I now refactor the code, first by creating a base class for the ViewModels, called ViewModelBase, and making sure that both MainViewModel and AnotherViewModel inherit from this new base class. It’s a good idea to let the ViewModelBase class inherit from NotifyPropertyChangedBase, from the Okra App Framework, later on to be able to notify bindings of changes in property values. The PropertyChanged Fody add-in could also be used here.

I start by moving the imported navigation manager property from the MainViewModel into the ViewModelBase class. I then add an auto-implemented property, GoBackCommand, of type ICommand, to the ViewModelBase class.

public ICommand GoBackCommand { get; private set; }

Now I initialize the GoBackCommand in the ViewModelBase constructor, with a new instance of the DelegateCommand passing in a reference to GoBack for the Execute action and CanGoBack for the CanExecute action. Both members are located in the imported navigation manager.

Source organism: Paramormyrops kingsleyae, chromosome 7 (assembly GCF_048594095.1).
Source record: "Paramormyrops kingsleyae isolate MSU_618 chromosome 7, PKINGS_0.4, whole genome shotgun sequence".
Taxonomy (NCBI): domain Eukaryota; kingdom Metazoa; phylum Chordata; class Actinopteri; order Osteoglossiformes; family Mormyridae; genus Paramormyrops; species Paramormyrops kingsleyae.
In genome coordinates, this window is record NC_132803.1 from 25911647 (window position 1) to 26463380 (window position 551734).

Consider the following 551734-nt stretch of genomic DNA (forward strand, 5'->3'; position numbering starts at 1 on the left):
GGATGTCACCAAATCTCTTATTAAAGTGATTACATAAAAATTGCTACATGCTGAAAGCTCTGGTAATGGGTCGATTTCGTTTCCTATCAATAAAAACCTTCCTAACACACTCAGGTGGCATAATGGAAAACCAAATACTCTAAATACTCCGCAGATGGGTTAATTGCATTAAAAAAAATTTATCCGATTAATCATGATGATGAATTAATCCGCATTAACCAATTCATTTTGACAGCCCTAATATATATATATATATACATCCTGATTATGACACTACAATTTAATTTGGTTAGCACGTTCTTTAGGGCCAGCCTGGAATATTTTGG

GoBackCommand = new DelegateCommand(() => NavigationManager.GoBack(), 
    () => NavigationManager.CanGoBack);

I then update the existing “backButton” element in MainView and AnotherView by replacing the binding for IsEnabled with a binding for the Command property of Button to the GoBackCommand in the inherited ViewModelBase class. I also remove the Click attribute, registering an event handler with the event.

<Button x:Name="backButton" Command="{Binding GoBackCommand}" 
                Style="{StaticResource BackButtonStyle}"/>